A History of the Economic Institutions of Modern Europe: An Introduction of der Moderne Kapitalismus of Werner Sombart

By Frederick L. Nussbaum | Go to book overview

CHAPTER V
POPULATION AND LABOR SUPPLY

THE SOURCES OF LABOR SUPPLY

WITHOUT LABOR SUPPLY, NO CAPITALISM. How difficult this problem was during the early capitalistic period has already been shown-- how lacking in persistence, in discipline, in capitalistic motive, was such labor as the entrepreneurs could get, and what drastic, often inhumane measures were applied in order to secure some sort of labor force.

In 1927, a small item appeared in a distant city paper to the effect that one hundred carpenters were needed in the small college town in which this is being written. The statement was false, but for weeks thereafter carpenters appeared from all points of the compass, each seeking one of these hundred supposed "jobs." The contrast with David Dale's troubles in finding laborers when he was establishing New Lanark embraces nearly the whole of the history of labor in relation to high capitalism. It has freed itself from localism, from communal activity in village or gild, from family dependency. It has increased itself, so that there are always plenty of people to do anything that (capitalistically speaking) needs to be done. They have made themselves ready to go where the money of the entrepreneur tells them to go, they have learned to handle his machines and to punch his time clocks, they have adopted his gain motive and they battle with him and with each other for the highest possible gains in the form of wages.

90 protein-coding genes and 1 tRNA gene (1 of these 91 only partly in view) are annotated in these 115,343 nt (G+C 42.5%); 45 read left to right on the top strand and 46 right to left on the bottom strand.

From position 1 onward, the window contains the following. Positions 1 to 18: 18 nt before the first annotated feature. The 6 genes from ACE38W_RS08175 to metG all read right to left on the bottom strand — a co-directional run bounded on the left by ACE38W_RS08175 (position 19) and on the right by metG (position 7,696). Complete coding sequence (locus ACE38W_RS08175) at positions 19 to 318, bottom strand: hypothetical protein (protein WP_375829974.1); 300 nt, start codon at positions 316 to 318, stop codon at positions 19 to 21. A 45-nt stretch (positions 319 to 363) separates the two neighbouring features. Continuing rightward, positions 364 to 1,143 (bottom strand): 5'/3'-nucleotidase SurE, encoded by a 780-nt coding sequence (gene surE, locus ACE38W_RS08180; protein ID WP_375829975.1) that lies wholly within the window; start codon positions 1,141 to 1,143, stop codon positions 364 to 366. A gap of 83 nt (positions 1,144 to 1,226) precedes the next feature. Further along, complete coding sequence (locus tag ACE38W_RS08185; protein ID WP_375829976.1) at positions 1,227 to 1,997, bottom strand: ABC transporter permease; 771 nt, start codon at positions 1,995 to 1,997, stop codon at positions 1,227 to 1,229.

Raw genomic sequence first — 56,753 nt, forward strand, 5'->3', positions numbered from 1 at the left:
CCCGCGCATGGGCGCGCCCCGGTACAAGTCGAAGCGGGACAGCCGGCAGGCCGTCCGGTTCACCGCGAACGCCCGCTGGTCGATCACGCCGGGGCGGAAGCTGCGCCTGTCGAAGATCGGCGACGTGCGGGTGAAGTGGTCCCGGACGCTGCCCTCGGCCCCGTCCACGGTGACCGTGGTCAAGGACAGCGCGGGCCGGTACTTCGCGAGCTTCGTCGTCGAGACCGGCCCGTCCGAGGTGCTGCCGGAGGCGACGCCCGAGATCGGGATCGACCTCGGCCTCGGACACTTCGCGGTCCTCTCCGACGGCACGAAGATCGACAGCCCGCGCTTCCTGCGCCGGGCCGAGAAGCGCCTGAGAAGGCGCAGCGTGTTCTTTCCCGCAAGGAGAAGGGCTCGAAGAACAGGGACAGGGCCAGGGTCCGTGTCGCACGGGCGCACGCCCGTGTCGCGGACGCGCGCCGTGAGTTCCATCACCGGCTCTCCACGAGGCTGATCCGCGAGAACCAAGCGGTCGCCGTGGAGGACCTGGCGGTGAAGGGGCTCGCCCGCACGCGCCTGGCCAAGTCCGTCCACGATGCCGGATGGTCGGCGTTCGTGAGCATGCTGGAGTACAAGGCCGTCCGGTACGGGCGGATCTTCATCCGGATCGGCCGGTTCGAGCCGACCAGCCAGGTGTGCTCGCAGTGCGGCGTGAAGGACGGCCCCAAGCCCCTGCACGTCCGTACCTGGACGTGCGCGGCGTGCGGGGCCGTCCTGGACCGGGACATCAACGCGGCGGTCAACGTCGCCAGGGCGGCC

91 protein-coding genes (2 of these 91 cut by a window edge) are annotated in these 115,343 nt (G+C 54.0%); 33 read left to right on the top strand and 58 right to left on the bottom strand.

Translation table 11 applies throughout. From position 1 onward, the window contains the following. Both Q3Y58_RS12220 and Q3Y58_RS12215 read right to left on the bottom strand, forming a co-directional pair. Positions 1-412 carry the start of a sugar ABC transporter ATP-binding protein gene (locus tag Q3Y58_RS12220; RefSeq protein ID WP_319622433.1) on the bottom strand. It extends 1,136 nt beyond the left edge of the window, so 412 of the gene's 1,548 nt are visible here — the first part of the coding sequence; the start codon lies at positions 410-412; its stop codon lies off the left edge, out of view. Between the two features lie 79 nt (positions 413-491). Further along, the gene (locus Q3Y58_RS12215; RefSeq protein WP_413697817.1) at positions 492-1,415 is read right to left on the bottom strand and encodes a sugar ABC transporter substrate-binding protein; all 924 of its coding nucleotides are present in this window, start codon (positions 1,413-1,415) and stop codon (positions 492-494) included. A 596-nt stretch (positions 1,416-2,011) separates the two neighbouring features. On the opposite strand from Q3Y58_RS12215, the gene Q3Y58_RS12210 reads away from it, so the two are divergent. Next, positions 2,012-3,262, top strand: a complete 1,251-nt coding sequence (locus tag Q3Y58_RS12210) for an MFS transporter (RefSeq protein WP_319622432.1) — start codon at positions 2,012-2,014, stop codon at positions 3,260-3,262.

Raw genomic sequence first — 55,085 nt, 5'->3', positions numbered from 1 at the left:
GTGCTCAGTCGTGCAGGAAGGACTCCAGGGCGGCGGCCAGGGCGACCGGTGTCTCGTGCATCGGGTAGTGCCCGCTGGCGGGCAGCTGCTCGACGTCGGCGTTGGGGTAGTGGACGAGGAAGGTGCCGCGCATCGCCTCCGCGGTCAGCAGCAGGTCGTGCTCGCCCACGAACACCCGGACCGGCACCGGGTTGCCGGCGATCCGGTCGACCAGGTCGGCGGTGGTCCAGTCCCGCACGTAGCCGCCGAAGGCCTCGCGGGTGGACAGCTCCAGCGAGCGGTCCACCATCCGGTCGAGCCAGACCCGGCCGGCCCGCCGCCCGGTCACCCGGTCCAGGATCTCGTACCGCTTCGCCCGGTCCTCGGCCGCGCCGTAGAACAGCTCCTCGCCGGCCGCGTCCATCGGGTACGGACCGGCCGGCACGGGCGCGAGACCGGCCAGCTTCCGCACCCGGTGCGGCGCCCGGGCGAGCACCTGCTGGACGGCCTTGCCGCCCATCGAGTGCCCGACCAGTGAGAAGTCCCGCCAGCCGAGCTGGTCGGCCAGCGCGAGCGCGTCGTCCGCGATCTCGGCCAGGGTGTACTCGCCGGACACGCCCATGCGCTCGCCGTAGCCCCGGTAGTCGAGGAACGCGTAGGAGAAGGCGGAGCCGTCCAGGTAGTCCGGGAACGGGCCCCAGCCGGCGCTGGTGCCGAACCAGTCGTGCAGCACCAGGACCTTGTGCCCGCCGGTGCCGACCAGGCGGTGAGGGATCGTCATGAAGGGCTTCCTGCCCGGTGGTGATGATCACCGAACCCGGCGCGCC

A great amount of labor power was furnished to capitalism by legal slavery, especially Negro slavery, although, as we shall see, it was capitalism that destroyed slavery. The most important aspect

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